Pneumonia final ppt 24.09.12
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    Pneumonia final ppt 24.09.12 Pneumonia final ppt 24.09.12 Presentation Transcript

    • PNEUMONIA PREPARED & PRESENTED BY: GROUP NO.1 Ms. Vandana Dubey Ms. Priti Tawde Mr. Narendra Daundkar Mr. Khandu Chaudhari UNDER GUIDANCE OF: Ms. Sheetal Mam
    • PNEUMONIA • OUTLINES  Introduction  Signs and Symptoms  Etiology  Diagnosis  Complications  Treatment  General Management
    • PNEUMONIA  Pneumonia is an infection in one or both of your lungs.  Characterized primarily by inflammation of the alveoli in the lungs (alveoli are microscopic sacs in the lungs that absorb oxygen).
    • TYPES OF PNEUMONIA Pneumonia affects your lungs in two Ways . According to areas involved :  Lobar pneumonia : affects a section (lobe) of a lung.  Bronchial pneumonia (Bronchopneumonia) : affects patches throughout both lungs.
    • LOBAR PNEUMONIA
    • BRONCHOPNEUMONIA (Bronchitis and Pneumonia occur together)
    • SIGNS AND SYMPTOMS  High fever, Shaking Chills  Shortness of breath (Dyspnoea)  Increased breathing rate  Chest pain when you breathe deeply or cough  Dusky or purplish skin colour (cyanosis) from poorly oxygenated blood  Fatigue and muscle aches  Nausea, vomiting or diarrhoea  Cough, particularly cough productive of sputum
    • SIGNS AND SYMPTOMS  Streptococcus pneumoniae: Rust-colored sputum Pseudomonas, Haemophilus, and pneumococcal species: May produce green sputum Klebsiella species pneumonia: Red currant-jelly sputum Anaerobic infections: Often produce foul-smelling or bad- tasting sputum  Newborns and infants may not show any sign of the infection. Or they may vomit, have a fever and cough, appear restless or tired and without energy, or have difficulty breathing and eating.  Older people who have pneumonia sometimes have sudden changes in mental awareness.
    • ETIOLOGY  Bacteria : Streptococcus pneumoniae, Legionella pneumophila, Chlamydophila pneumoniae, Staphylococcus aureus, Moraxella catarrhalis, Streptococcus pyogenes, Neisseria meningitidis, Klebsiella pneumoniae, and Haemophilus influenzae , Pneumocystis jiroveci .  Viruses : Influenza virus, Adenoviruses, Rhinovirus  Mycoplasmas : They are not classified as to whether they are bacteria or viruses, but they have traits of both.  Other infectious agents, such as fungi : Pneumocystis carini  Various Chemicals
    • Who gets Pneumonia?  Cigarette smoking  Recent viral respiratory infection—a cold, laryngitis, influenza etc.  Difficulty swallowing (due to stroke, dementia, Parkinson's disease, or other neurological conditions)  Chronic lung disease such as COPD, bronchietasis or cystic fibrosis  Other serious illnesses, such as heart disease, liver cirrhosis, or diabetes  Living in a nursing facility  Impaired consciousness (loss of brain function due to dementia, stroke, or other neurologic conditions)
    • DIAGNOSIS  Chest X-rays  Blood tests  Sputum test  Bronchoscopy  Pulse oximetry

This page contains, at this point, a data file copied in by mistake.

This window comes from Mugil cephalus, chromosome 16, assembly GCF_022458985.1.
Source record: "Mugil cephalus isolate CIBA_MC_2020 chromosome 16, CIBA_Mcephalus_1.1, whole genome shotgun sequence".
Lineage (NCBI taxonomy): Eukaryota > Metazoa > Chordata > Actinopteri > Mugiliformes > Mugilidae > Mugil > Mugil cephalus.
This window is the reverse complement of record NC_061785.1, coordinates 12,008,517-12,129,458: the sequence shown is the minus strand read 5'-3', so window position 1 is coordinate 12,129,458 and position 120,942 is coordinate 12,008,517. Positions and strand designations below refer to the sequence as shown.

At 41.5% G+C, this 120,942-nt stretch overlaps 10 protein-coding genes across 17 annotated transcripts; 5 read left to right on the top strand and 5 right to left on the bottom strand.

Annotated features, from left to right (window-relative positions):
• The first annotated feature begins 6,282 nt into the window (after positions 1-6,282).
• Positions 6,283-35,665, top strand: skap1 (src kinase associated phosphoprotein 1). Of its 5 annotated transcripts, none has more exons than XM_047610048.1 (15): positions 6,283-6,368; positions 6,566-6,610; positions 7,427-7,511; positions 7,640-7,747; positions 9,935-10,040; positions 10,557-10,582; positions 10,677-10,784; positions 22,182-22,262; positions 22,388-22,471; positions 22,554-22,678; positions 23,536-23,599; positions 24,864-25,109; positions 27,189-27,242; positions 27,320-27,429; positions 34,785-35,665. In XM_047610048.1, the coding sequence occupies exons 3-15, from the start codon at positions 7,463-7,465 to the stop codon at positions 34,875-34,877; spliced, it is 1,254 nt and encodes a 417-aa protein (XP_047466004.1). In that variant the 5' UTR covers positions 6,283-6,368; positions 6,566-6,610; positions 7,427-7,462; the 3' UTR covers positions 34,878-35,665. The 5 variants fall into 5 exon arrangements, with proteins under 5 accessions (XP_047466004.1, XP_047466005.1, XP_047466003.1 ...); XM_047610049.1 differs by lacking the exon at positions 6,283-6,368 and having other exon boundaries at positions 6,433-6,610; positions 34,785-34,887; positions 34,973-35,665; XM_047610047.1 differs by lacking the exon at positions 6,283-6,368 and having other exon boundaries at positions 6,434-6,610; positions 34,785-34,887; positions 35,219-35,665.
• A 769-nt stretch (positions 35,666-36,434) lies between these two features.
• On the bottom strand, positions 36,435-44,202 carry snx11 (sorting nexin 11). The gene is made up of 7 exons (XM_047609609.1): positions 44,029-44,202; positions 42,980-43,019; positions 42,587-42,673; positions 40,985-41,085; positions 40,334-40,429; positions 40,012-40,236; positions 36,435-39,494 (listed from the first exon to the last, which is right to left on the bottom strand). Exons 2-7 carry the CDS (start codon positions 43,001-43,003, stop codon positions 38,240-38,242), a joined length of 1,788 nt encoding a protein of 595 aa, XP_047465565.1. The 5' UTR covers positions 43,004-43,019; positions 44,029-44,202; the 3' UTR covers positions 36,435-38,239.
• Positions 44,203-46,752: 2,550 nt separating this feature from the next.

• COMPLICATIONS  Bacteria in the bloodstream (bacteremia)  Lung abscess.  Build up of fluid in the space between the lung and chest wall (pleural effusion).  Difficulty breathing.  Shock and respiratory failure  Septic arthritis  Endocarditis
    • TREATMENT • Most people can be treated at home. • If pneumonia becomes so severe that treatment is in the hospital, you may receive fluids and antibiotics in your veins, oxygen therapy, and possibly breathing treatments. • Viral Pneumonia: Anti-virals like Oseltamivir (Tamiflu) and zanamivir (Relenza) • Bacterial pneumonia: Patients with mild pneumonia who are otherwise healthy are treated with oral macrolide antibiotics (azithromycin, clarithromycin, or erythromycin). • Patients with other serious illnesses, such as heart disease, chronic obstructive pulmonary disease, or emphysema, kidney disease, or diabetes are often given more powerful and/or higher dose antibiotics.
    • ANTIBIOTICS 1. Penicillin: common penicillins used to treat pneumonia-  Amoxicillin (Amoxil)  Amoxicillin-clavulanate (Augmentin)  Ampicillin (Rimacillin)  Benzylpenicillin (Crystapen)  Piperacillin-tazobactam (Tazocin)  Ticarcillin-clavulanate (Timentin). • There is a risk of a type of jaundice if you take amoxicillin- clavulanate. (affects liver function)
    • Contd.. 2. Macrolides: • Often prescribed. Interference with other medicines. • Stomach cramps and can damage liver if taken for long time. Common macrolides used are-  Azithromycin (Zithromax)  Clarithromycin (Klaricid)  Erythromycin (Erymax, Erythrocin). 3. Ceftaroline, a cephalosporin, is newly approved for the treatment against methicillin-resistant Staphylococcus (S.) aureus (MRSA) and multidrug-resistant Streptococcus pneumoniae.
    • Fluoroquinolones • Ciprofloxacin (Cipro) • Levofloxacin (Levaquin) • Gemifloxacin (Factive) • Side effects include-  Nervous system, mental, and heart problems  Sensitivity to light  Pregnant women should not take these medications.
    • MANAGEMENT OF PNEUMONIA  Don't smoke.  Practice good hygiene.  Stay rested and fit.  Wearing surgical masks by the sick may also prevent illness.  Appropriately treating underlying illnesses (such as HIV/AIDS, diabetes mellitus, and malnutrition) can decrease the risk of pneumonia.  Get a Pneumonia Vaccination.
    • VACCINATION Pneumococcal conjugate vaccine (Prevnar): For children less than 2 years of age or between two and four years with certain medical conditions. Pneumococcal polysaccharide vaccine (Pneumovax) : Adults who are at increased risk of developing pneumococcal pneumonia, such as the elderly, diabetics, those with chronic heart, lung, or kidney disease, alcoholics, smokers, and those without a spleen.